We’ve spent the last few days here in Las Vegas immersing ourselves in SEMA, which isn’t hard because the city in the desert has a habit of swallowing you. I think that’s maybe why this world-leading trade show happens here. You may think the nightlife and attractions would distract, but it’s almost the opposite. It overpowers you and focuses the mind on the business at hand.
As always, we want to know what’s hot and what’s emerging, and whether or not we saw it coming. Because this is a trade show, and these guys need to be able to see in to the future. But what I want to discuss today is how the trends we’re seeing here actually came to be. Of course, first I had to find one to talk about.
We all know that popular fashion is a fickle thing – if you choose to follow it that is. In the last decade there have been a few memorable ones come and go, although once something is in the public conscious, it will thankfully never disappear. So we’ve had rat rods and hood rides, which all in the name of patina have shown their worn paint or effects for all to see. Then of course there’s the ‘murdered out’ look. As shown here on this Cadillac, with the arrival of this simple – yet brutally effective – style I think we reached a turning point, which starts to lead us to where we are today.
So what have all these styles they got in common and how do they all form the basis for what I think is the next big thing? This Cadillac has a matte grey wrap, which can be directly linked back to what’s gone before yet still show us where it’s going.
Keeping your bodywork original has become paramount to some of us. That aged patina – which more recently people have mastered faking – can’t be truly replicated. The random effects of decades worth of nature sees to that. This started to be a thing around a decade ago, and pretty soon people who shuffled past a slightly sunburnt or faded paint job started murmuring the word ‘patina’.
But you need to work with original metal, and keeping it in that perfectly-aged condition is hard work when you’re creating a one-off project. Hence the clever fakery you can see here on this mental mid-engined COE. The trouble is, people have started kicking back against this kind of thing, and demanding real patina.I see you know matte?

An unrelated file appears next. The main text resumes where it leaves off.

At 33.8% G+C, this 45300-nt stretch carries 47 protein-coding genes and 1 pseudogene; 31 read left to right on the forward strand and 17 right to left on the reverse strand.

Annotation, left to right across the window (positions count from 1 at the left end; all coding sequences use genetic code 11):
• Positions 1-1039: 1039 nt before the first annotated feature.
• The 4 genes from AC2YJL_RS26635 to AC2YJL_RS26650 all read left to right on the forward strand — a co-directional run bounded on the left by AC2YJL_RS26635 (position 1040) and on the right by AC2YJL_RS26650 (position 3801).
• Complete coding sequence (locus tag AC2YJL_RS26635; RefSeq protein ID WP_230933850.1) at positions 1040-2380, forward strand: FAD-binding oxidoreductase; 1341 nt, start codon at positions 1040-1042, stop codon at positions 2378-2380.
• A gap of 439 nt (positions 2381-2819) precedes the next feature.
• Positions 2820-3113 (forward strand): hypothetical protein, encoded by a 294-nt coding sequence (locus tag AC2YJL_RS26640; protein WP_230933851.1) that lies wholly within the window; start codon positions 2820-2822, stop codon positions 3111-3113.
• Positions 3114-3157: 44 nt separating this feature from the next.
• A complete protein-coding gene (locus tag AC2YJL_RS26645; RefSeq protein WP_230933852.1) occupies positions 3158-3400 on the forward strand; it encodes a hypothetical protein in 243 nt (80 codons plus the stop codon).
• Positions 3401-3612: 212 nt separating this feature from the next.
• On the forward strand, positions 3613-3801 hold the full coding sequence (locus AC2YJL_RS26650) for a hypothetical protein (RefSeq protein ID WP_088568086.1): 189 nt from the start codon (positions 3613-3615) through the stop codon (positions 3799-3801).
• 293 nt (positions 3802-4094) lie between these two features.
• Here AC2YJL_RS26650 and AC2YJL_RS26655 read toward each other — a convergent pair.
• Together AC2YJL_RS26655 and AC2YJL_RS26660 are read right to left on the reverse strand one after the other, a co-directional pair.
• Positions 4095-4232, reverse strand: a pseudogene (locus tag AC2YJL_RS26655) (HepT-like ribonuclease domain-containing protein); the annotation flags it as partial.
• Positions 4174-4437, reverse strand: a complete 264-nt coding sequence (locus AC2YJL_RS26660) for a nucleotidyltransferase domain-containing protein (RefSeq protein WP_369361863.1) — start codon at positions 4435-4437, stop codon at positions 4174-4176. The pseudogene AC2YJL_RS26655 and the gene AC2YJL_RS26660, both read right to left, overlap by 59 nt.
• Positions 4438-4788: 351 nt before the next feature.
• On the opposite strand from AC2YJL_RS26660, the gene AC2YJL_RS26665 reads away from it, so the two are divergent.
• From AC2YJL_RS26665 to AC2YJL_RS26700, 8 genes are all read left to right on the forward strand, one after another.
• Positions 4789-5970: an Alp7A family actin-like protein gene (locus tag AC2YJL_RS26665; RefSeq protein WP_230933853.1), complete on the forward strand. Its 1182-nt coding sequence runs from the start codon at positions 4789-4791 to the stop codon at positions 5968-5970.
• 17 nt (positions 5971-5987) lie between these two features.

The seed was sewn though. In truth it was a long time ago when hot rods were first sprayed matte black in a cheap attempt to get a new spray job whilst still looking cool. Pretty soon we grew tired of the overly contrived creations that emerged on the back of the initial innovators; the faked aging and modern stickers rubbed down with a scouring pad just didn’t cut it anymore. Don’t get me wrong though, there are people out there who still do the whole patina thing very well – like the creators of the ICON ‘Derelict’ series Lincoln at the start of this article, and this ICON Thriftmaster pick up, which shows they can see the future too.
Beautifully observed examples that have taken a theme like patina – or a simple low-brow look – and made it work with modern technology; finely tuning the theme and creating exquisite and inspirational projects. Because the whole rat movement was a rebellious move against the highly polished show rods, when that started to tire, people realised they actually quite liked the simple, traditional feel of flat paint and the era that it evoked. So they tried to evoke it in other ways.
That doesn’t mean you have to tone everything down though – quite the opposite in fact. Look how the flat finish is used here alongside the mile-deep paint on this ’61 Chevrolet Biscayne. The polished engine details making the surrounding metal look intended and considered, whilst it in-turn toning down the overall impact of the over-the-top motor. Imagine if all this metal work was in bright yellow? It just wouldn’t work half as well.
So now we’re all about matte finishes, but this got a little boring. All those monotone shades, dark and broody but ultimately you still want to show off a little bit. Don’t you? Go on admit it – even though the whole world is broke and it’s just not cool to be flash anymore, there’s got to be something we can do.